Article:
The “small round” surveys of the NSSO are usually not considered to be so good at capturing trends, because their smaller size makes them non-comparable with the quinquennial large surveys. However, the 64th Round was a much larger survey than normal (with a sample of 1,25,578 households: 79,091 in rural areas and 46,487 in urban areas, covering a total of 5,72,254 persons) and was concerned primarily with employment and migration. It therefore allows us to examine the effects of one of the biggest public intervention in rural labour markets in several decades: the Mahatma Gandhi National Rural Employment Guarantee Scheme (MNREGS) which was implemented from 2006-07 and by 2007-08 had formally spread to cover all the districts of the country.
The MNREGS has been critiqued from different angles and at many levels: for the corruption and leakages; the patchy and often inadequate implementation; the non-payment of minimum wages, and so on. But more recently, another more unexpected kind of critique has emerged, and that too in the highest policy-making circles: that the MNREGS is pushing up the wages of rural workers in a manner that is raising costs of cultivation for farmers and making it hard for them to compete in a very uncertain world economy.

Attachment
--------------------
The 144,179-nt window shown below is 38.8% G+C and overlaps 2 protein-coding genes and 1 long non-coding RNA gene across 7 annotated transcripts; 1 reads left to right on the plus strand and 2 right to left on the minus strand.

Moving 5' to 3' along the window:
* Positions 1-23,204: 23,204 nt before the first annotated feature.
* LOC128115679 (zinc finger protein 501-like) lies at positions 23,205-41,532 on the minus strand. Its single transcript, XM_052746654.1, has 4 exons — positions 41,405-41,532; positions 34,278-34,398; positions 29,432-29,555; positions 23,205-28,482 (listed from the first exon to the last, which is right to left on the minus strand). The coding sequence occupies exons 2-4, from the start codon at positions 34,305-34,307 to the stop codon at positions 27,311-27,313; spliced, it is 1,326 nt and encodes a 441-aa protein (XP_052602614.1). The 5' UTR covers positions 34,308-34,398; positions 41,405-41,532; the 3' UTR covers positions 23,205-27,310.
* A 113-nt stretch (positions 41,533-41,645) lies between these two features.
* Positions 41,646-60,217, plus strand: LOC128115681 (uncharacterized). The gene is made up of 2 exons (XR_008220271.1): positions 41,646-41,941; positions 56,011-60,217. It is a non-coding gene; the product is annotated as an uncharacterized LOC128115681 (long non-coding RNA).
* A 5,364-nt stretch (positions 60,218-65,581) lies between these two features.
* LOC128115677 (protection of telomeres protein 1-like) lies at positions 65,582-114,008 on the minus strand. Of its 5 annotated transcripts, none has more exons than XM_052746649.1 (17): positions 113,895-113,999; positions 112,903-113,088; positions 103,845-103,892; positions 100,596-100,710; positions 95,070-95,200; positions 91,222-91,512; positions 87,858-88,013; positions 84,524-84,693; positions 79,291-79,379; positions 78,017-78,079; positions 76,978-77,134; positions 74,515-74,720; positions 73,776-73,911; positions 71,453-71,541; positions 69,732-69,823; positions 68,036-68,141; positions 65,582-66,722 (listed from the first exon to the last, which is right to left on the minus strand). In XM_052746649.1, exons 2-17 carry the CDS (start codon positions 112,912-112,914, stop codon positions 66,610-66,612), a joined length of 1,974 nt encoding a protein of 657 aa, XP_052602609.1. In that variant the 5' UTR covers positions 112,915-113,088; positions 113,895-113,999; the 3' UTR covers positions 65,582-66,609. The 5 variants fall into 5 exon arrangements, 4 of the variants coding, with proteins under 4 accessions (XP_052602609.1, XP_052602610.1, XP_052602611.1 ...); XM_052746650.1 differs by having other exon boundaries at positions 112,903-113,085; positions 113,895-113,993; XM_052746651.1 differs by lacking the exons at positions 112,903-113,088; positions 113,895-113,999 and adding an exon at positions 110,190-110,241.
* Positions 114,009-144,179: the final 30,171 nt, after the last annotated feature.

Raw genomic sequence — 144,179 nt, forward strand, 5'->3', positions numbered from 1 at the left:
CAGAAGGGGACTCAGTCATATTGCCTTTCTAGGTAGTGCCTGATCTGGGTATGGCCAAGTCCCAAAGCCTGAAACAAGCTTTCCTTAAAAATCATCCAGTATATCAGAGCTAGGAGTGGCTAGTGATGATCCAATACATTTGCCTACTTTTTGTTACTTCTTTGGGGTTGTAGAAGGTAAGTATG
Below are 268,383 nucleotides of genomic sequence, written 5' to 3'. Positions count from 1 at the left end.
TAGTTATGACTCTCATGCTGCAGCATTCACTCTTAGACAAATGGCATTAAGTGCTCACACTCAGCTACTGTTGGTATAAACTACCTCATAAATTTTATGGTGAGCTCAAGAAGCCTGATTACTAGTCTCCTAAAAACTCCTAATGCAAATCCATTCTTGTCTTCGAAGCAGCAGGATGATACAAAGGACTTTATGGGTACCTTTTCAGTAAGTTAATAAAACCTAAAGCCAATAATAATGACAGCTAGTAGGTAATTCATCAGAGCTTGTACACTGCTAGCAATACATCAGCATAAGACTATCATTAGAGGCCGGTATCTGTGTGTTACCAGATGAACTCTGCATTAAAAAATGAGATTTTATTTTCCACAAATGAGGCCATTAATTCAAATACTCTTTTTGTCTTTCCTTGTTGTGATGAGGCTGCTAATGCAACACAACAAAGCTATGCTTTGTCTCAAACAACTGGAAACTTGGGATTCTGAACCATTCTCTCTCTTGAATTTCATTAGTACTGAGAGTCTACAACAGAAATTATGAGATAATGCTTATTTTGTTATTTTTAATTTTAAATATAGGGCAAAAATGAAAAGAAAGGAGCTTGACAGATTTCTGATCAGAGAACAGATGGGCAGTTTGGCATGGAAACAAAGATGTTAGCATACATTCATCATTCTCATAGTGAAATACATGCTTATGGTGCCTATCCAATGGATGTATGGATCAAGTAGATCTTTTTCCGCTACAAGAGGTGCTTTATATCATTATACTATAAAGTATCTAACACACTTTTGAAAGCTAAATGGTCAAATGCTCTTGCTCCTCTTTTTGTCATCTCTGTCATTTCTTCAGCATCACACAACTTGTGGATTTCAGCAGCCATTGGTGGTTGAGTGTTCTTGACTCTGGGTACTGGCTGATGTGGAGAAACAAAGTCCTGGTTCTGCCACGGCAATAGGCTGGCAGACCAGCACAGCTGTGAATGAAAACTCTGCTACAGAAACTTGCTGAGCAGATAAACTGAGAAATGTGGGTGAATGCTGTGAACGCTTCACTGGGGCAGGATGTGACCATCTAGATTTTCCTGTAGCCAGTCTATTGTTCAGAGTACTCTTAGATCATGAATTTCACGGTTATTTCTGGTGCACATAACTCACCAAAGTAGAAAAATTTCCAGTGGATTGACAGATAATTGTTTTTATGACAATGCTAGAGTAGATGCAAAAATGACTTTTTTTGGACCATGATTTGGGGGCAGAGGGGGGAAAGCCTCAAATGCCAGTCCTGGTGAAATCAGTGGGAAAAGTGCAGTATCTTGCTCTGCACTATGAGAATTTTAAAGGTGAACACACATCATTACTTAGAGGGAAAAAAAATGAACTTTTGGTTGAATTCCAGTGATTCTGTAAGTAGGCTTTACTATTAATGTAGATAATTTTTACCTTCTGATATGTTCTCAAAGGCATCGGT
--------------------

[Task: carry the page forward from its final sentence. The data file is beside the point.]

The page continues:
To some it may come as a surprise that this is even seen as a criticism. After all, surely the purpose of any such scheme would be at least partly to improve the conditions and the bargaining power of rural labour? And if that is then reflected in higher wages, should that not be proof of its success?
At the very least, surely government representatives should be happy when the wages come closer to the legal minimum wage — that is, of course, if they are at all serious about implementing their own laws. Such a tendency to increasing wages should definitely be celebrated in a country in which poverty and undernutrition are so rampant especially among the rural labouring class. In addition, they should be happy because higher wages in the countryside also mean increased effective demand for rural goods and services, and contribute to reviving a very distressed rural economy through the multiplier effects of workers’ spending out of wages.
But what is the actual evidence of such a tendency to rising wages in rural areas? The 64th Round of NSS allows us to compute the changes in wages of male and female casual workers. Chart 1 shows the pattern of rural wages (deflated by the CPIAL).